Session: #178

Theme & Session Format

5. Assembling archaeological theory and the archaeological sciences
Session format:
Regular session

Title & Content

Between Autochthonism, Marxism and Turboslavism: Concepts of Slavs and Slavic Origins Through Space and Time
“The Slavs” of the past are associated with a national idea that may relate to ethnicity, an individual state or Pan-Slavism. Academic conceptualizations of the Slavic people(s) and their origins spanned into a wide range of disciplines from early on, including archaeology, linguistics, historiography and physical anthropology. Even now a whole variety of approaches and results are negotiated in academic discourse, while neo-romantic concepts of Slavic identity and ancestry undergo a growing revival in different public fields, be it populist propaganda or popular culture. Often they seek to ground national identity in ancient ethnic origins, like turboslavist creations of a Slavic past that interlocks scholarly knowledge production with identity and memory politics, old and new nationalisms, neo-pagan spiritualization as well as references to DNA data in order to locate ethnic origins. Where there is a growing idea to “make Slavs great again”, it seems largely based on outdated academic concepts and often lapses into pseudoscience.
Approaching and reflecting different understandings of “the Slavs” as well as the changing ideas tracing their origins and continuity, can disclose similarities and differences in scientific conceptualizations and constructions as well as public narrations and visualizations of Slavic identity. The organizers would like to form a dialogue with scholars within scientific and public discourse to explore the representation of Slavs and Slavic origins in academia and beyond approaching complex questions of collective identity. The session aims to enable a reflexive discussion on the entanglements of scholarly perspectives, public representations and political use of the Slavic issue, from autochthonist-allochthonist dichotomies, Nazi counter narratives, to communist rule and Marxist interpretations up to current megalomaniac phantasmata built on pseudoscientific and nationalistic notions. All contributions related to the topic are welcome, referring to diverse regions, historical periods and the present, to different political systems and social contexts.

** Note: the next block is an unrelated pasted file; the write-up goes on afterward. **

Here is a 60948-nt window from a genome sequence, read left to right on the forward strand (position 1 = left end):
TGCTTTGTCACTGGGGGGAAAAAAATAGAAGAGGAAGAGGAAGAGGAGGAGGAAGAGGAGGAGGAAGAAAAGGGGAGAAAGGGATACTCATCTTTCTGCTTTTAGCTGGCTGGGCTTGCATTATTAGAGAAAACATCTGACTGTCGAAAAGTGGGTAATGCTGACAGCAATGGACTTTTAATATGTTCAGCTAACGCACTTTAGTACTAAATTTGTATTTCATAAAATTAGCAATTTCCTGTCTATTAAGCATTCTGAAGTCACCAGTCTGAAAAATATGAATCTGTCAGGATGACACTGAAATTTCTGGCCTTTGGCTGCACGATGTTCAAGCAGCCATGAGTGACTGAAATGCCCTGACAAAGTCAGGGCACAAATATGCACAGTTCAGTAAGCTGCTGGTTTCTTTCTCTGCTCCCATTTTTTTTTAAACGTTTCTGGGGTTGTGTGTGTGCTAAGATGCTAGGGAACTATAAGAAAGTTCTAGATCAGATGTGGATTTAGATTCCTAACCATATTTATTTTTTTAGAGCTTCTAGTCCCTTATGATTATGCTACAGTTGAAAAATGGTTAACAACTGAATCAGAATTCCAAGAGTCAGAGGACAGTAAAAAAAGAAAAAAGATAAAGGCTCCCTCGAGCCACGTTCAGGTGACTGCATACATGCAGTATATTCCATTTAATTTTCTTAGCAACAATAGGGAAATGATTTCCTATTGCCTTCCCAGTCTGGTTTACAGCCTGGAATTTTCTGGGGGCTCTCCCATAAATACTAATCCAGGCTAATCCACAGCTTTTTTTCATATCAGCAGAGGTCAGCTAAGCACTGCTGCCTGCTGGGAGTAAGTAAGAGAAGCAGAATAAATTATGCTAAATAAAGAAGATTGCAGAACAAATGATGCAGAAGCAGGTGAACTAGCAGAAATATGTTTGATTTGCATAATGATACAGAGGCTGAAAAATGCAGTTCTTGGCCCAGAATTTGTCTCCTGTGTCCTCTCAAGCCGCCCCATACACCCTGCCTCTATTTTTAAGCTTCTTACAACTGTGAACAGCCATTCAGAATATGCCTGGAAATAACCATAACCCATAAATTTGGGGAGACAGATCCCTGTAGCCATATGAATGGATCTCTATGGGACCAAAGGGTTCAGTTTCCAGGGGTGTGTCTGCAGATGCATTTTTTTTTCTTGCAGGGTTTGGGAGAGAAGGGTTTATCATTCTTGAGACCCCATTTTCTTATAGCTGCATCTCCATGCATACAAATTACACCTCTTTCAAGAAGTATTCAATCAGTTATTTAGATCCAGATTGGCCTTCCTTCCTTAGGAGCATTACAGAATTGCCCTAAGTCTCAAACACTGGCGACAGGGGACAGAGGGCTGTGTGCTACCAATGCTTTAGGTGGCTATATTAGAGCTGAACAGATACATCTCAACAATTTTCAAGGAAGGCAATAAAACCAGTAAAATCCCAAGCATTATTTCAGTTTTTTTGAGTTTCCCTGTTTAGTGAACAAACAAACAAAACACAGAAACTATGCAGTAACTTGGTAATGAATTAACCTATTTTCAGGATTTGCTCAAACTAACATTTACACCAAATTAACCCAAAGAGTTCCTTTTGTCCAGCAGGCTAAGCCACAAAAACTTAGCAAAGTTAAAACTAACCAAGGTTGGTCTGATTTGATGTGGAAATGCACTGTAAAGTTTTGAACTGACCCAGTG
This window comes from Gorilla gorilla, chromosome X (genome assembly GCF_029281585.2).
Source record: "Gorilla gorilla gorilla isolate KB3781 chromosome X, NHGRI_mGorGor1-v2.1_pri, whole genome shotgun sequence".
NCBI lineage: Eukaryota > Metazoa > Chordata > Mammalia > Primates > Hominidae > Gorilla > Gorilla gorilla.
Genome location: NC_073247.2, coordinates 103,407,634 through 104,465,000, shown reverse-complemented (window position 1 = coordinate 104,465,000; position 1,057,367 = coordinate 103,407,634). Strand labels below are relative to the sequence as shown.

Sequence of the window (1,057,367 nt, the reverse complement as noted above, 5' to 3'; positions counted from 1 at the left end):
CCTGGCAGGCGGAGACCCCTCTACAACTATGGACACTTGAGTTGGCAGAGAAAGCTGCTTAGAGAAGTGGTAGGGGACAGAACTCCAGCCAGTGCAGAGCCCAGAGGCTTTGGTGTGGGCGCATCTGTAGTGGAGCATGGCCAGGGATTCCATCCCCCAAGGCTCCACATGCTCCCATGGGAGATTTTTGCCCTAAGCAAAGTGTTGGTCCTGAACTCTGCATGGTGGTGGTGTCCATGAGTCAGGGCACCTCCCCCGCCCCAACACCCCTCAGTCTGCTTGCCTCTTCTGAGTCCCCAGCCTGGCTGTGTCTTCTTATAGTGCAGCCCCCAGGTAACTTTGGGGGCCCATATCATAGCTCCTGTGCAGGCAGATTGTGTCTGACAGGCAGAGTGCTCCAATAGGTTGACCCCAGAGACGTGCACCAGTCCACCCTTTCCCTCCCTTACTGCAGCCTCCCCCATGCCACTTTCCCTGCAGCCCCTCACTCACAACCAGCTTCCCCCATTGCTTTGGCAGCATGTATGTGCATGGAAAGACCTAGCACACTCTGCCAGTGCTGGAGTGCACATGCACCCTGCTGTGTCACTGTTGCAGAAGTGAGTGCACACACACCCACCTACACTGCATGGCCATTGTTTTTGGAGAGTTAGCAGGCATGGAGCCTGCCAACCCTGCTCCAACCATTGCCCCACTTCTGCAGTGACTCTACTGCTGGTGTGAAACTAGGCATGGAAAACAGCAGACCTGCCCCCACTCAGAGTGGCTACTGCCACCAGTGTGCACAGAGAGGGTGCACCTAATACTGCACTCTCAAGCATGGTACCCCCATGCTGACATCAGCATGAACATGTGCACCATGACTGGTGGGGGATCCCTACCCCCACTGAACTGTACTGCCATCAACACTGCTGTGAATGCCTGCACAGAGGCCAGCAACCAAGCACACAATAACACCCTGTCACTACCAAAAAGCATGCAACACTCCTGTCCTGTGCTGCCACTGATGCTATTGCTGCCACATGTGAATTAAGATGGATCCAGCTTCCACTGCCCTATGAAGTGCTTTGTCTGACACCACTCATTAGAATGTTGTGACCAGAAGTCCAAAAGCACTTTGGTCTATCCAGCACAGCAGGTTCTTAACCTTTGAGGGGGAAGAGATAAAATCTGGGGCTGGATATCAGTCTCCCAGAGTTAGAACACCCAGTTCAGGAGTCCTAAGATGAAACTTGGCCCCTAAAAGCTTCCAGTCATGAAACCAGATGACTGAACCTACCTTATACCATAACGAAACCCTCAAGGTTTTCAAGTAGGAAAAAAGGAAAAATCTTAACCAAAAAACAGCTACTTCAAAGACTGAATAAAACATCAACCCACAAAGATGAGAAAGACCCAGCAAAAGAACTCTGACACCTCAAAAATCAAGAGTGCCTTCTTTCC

Slavs, Slavic Origins, History of Archaeology, Turboslavism, Autochthonism, Marxism
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Main organiser:
Karin Reichenbach (Germany) 1
Monika Milosavljević (Serbia) 2
Zenta Broka-Lāce (Latvia) 3
1. Leibniz-Institute for the History and Culture of Eastern Europe (GWZO)
2. Departement of Archaeology, University of Belgrade
3. Institute of Latvian History at the University of Latvia